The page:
Australasian Science: Australia's authority on science since 1938

Manufacturing 2.0

By Alan Finkel

The motor industry collapse brings urgency to the manufacturing dilemma.

Traditional manufacturing is declining rapidly in Australia. The recent domino collapse of the automotive manufacturing industry makes it vital that we address the issue now. We have to decide what the manufacturing sector should aspire to – jobs growth or economic growth. Over coming decades, increased revenue from fewer jobs might be the best we can hope for because we are entering an era of extreme automation.

The most advanced example of extreme automation I know of is IBM’s Watson computer, which won the TV game show Jeopardy. Watson is now being retrained as an expert oncology advisor to provide second opinions to senior cancer physicians at specialty cancer centres such as the Sloan Kettering Memorial Hospital in New York. If automation is about to transform this high end of human achievement, one can assume that every sector of the economy will be affected – and manufacturing more than most.

In the past, jobs growth stimulated by new technologies has compensated for losses in redundant occupations., but some economists think this might not be repeated this time – we may be looking at permanent unemployment for many. Andrew McAfee and Bjorn Brynjolfsson of Massachusetts Institute of Technology claim that automation already explains, at least in part, the increasing gap between productivity and jobs growth and the hollowing out of middle-class jobs. If so, all modern economies are in for tough times.

But it doesn’t have to be that way. McAfee and Brynjolfsson suggest that the key is for people to be able to compete alongside computers, not against them. Likewise, we need unions working alongside companies, not against them, to achieve substantially increased productivity,

Success will come from a national, coordinated approach. The lack of a national strategy to cover industry, R&D and education is a shocking omission from our political landscape. With a national strategy in place we will be able to maximise career opportunities for workers and market opportunities for companies, we will be able to optimise the collaboration between industry, universities and research institutes, we will be able to set goals and best practices in our schools to achieve the literacy and skill sets required by the future workforce, and we will be able to coordinate the regulatory framework across state and national governments to eliminate duplications and complexities.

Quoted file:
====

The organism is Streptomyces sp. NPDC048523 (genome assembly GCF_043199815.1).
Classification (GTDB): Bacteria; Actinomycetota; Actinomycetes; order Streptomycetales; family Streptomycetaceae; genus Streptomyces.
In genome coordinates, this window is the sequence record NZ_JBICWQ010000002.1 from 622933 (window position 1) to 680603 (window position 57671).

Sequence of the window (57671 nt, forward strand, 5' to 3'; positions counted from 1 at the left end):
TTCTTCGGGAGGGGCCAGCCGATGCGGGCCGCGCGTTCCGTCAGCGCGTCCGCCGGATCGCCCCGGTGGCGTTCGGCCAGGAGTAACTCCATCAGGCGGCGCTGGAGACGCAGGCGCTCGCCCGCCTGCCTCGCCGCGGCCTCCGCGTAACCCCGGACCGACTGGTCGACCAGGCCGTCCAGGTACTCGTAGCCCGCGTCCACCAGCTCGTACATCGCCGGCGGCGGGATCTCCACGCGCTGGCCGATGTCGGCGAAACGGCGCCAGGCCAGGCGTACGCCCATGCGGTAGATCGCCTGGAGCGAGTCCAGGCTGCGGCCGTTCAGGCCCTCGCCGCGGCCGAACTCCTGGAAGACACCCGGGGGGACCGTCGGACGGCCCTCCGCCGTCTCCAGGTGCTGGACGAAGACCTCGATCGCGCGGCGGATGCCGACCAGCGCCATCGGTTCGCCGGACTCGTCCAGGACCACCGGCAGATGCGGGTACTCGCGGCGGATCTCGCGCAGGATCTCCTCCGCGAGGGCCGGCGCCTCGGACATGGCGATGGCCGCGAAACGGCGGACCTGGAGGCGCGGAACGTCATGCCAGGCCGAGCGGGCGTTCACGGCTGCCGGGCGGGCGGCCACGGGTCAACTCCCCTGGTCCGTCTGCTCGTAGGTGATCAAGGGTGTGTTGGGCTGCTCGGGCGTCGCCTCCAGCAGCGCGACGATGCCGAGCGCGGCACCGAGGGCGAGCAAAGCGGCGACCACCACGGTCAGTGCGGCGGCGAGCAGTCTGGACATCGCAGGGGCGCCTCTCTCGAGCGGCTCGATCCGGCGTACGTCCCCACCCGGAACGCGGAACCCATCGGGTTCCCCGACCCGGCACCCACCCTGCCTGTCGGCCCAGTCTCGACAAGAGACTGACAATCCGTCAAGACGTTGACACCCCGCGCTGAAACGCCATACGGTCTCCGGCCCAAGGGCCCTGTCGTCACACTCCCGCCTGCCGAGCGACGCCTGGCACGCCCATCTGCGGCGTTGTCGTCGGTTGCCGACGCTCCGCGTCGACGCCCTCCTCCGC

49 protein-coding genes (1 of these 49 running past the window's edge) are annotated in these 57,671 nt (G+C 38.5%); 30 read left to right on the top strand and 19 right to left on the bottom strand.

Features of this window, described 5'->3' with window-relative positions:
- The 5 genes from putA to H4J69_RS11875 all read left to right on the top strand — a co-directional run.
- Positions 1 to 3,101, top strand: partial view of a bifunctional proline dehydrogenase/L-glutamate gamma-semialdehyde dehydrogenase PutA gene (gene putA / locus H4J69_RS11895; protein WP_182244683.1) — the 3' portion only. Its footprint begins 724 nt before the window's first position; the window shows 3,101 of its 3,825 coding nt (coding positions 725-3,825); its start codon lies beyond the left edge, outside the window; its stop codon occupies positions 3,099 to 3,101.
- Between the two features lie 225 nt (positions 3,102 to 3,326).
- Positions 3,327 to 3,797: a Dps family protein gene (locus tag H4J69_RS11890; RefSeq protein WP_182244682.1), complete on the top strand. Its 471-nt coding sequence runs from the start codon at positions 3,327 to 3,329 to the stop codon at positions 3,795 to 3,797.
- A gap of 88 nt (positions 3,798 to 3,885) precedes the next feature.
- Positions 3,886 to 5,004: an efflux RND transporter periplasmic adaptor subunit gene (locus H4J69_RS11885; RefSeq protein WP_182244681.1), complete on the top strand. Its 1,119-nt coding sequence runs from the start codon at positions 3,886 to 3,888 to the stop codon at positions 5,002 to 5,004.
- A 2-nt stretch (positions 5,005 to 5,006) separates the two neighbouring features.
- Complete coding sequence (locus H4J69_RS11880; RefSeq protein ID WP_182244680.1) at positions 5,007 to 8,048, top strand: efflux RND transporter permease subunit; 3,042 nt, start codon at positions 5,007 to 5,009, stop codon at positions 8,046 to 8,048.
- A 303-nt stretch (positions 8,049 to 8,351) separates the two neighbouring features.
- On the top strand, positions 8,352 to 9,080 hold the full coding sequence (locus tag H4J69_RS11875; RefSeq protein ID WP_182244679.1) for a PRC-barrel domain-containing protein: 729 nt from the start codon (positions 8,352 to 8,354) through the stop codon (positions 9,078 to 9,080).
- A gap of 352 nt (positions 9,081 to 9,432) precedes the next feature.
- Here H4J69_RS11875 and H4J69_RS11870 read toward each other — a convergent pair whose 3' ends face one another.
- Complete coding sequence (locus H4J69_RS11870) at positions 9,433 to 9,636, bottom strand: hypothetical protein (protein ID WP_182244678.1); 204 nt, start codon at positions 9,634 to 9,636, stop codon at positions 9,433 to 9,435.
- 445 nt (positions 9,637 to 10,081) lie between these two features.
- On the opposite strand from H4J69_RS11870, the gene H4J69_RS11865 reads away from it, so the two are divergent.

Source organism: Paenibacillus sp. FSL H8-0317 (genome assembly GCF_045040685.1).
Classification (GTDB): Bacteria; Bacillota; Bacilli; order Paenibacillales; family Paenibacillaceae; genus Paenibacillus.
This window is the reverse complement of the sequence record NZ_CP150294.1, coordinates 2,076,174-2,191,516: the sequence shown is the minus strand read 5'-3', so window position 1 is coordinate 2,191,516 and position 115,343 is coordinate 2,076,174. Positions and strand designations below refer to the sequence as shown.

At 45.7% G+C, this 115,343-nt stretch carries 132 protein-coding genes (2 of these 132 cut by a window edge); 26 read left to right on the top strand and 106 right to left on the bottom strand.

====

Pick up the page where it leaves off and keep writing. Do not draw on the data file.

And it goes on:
If we can eliminate barriers to entrepreneurship and stop the blame game, the side benefit will be a change in attitude, through which more and more companies will transform themselves to adopt new technologies and seek new markets.

Australia has a growth opportunity it can take advantage of by putting to work the combined intellectual capacity of industry and academia, and by facilitating commercialisation of research outputs. There are many ways to improve the engagement between research institutes and industry, but high on the list would be to facilitate mobility of the workforce between the two sectors. Such facilitation could include recognition of non-publication achievements by academics, and new employment contracts like those in many American universities that would allow for 20% of an academic’s time to be spent working with industry and community.

But right now that’s small comfort to the thousands of workers at GMH, Ford and Toyota who have seen their lives and careers threatened and now face the issue that many of them may not work again once their current jobs disappear.

Australia’s government, industry and research leaders need to develop – starting now – a national strategy to cover the whole gamut of industry, scientific research, technology development and education. In developing this national strategy, Australia could get a head start by considering the Australian Academy of Technological Science and Engineering’s recent call for action on advanced manufacturing. Its key recommendations are:

  • to invest in critically important support technologies, such as automation software and robotic machinery;
  • to facilitate the commercialisation of research outputs by provision of incentives, and removal of tax, legal and other barriers;
  • to streamline regulatory requirements and eliminate regulatory duplications across departments within government and between federal and state governments; and
  • to secure low-carbon, low-cost energy sources.

Dr Alan Finkel AM FTSE is President of the Australian Academy of Technological Sciences and Engineering, and Chancellor of Monash University.